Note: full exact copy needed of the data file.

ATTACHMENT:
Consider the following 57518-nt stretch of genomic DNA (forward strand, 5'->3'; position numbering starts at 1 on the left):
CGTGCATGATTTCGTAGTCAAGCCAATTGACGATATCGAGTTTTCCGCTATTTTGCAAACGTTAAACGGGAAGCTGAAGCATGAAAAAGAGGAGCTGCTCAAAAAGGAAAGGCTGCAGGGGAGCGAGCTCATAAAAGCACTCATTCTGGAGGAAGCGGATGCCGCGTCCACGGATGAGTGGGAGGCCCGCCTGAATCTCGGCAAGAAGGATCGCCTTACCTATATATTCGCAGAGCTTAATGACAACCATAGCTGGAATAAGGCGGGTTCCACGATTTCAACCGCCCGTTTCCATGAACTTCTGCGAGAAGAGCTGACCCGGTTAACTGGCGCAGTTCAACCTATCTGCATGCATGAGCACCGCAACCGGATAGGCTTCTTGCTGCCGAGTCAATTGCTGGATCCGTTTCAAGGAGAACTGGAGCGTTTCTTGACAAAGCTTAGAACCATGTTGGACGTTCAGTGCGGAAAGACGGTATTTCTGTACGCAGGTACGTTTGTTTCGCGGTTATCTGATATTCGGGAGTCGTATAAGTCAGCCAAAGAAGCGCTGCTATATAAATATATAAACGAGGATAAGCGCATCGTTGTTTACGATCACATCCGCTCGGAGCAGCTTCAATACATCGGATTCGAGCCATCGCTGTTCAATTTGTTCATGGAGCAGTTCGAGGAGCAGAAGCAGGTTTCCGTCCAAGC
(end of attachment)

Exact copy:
Consider the following 57518-nt stretch of genomic DNA (forward strand, 5'->3'; position numbering starts at 1 on the left):
CGTGCATGATTTCGTAGTCAAGCCAATTGACGATATCGAGTTTTCCGCTATTTTGCAAACGTTAAACGGGAAGCTGAAGCATGAAAAAGAGGAGCTGCTCAAAAAGGAAAGGCTGCAGGGGAGCGAGCTCATAAAAGCACTCATTCTGGAGGAAGCGGATGCCGCGTCCACGGATGAGTGGGAGGCCCGCCTGAATCTCGGCAAGAAGGATCGCCTTACCTATATATTCGCAGAGCTTAATGACAACCATAGCTGGAATAAGGCGGGTTCCACGATTTCAACCGCCCGTTTCCATGAACTTCTGCGAGAAGAGCTGACCCGGTTAACTGGCGCAGTTCAACCTATCTGCATGCATGAGCACCGCAACCGGATAGGCTTCTTGCTGCCGAGTCAATTGCTGGATCCGTTTCAAGGAGAACTGGAGCGTTTCTTGACAAAGCTTAGAACCATGTTGGACGTTCAGTGCGGAAAGACGGTATTTCTGTACGCAGGTACGTTTGTTTCGCGGTTATCTGATATTCGGGAGTCGTATAAGTCAGCCAAAGAAGCGCTGCTATATAAATATATAAACGAGGATAAGCGCATCGTTGTTTACGATCACATCCGCTCGGAGCAGCTTCAATACATCGGATTCGAGCCATCGCTGTTCAATTTGTTCATGGAGCAGTTCGAGGAGCAGAAGCAGGTTTCCGTCCAAGC